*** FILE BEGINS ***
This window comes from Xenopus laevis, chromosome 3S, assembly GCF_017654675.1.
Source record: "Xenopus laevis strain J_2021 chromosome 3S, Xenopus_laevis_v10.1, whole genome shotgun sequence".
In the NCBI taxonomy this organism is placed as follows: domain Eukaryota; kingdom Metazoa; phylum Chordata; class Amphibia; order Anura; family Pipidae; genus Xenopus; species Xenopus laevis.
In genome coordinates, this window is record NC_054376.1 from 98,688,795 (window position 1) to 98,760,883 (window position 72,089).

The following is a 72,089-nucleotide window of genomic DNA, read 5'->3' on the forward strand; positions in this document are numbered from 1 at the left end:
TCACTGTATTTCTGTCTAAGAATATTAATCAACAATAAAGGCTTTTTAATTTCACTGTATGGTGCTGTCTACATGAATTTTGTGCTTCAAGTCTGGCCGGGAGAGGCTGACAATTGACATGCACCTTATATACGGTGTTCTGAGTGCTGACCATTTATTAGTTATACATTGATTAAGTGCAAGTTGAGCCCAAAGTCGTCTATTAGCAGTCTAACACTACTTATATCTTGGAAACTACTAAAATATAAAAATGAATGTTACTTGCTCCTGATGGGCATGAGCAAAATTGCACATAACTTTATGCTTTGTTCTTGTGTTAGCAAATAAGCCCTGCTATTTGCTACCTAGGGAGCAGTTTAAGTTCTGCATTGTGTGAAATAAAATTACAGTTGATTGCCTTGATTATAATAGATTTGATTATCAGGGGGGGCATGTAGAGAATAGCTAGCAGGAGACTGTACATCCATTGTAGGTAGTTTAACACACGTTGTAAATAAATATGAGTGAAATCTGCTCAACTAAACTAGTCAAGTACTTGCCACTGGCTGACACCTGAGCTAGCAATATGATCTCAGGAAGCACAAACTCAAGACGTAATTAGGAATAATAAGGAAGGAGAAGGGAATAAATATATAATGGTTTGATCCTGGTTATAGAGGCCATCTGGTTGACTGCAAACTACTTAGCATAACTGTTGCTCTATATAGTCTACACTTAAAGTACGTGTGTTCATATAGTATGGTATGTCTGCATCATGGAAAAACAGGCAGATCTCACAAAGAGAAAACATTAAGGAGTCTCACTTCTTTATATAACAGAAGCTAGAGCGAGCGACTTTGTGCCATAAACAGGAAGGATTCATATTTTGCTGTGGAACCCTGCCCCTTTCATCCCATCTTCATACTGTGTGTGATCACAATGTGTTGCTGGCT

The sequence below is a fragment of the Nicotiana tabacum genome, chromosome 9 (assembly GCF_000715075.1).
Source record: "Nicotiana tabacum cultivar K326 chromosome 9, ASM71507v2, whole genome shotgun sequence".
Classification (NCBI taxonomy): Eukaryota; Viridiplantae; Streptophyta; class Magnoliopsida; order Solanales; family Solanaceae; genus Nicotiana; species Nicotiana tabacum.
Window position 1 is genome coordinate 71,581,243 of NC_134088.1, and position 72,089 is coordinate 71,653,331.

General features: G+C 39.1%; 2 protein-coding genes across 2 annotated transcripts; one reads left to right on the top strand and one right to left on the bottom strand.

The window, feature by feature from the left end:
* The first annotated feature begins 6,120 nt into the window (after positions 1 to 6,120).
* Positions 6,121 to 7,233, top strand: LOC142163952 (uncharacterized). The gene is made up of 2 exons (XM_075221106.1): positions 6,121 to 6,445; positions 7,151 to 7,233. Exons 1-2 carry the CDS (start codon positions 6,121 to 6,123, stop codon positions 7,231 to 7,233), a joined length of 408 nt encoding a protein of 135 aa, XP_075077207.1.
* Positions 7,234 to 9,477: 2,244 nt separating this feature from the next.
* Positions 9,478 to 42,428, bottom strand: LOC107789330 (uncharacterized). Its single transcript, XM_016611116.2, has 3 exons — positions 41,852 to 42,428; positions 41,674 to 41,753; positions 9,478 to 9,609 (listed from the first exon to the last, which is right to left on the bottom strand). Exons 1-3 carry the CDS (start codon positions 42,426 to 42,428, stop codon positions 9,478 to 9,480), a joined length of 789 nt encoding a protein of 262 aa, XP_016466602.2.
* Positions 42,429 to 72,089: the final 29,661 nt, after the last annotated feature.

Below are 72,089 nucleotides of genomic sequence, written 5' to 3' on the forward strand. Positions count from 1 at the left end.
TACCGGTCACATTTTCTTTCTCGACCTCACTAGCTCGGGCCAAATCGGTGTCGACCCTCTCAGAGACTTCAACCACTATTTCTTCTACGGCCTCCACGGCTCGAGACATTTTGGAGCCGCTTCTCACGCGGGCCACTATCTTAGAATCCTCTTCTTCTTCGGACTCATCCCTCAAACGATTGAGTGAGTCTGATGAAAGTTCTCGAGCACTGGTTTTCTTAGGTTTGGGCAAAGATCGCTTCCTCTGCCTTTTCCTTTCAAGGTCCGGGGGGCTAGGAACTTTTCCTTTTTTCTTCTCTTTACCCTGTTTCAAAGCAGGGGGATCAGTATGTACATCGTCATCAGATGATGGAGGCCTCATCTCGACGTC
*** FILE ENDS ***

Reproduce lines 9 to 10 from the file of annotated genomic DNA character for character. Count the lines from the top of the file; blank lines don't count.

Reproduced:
Classification (NCBI taxonomy): Eukaryota; Viridiplantae; Streptophyta; class Magnoliopsida; order Solanales; family Solanaceae; genus Nicotiana; species Nicotiana tabacum.
Window position 1 is genome coordinate 71,581,243 of NC_134088.1, and position 72,089 is coordinate 71,653,331.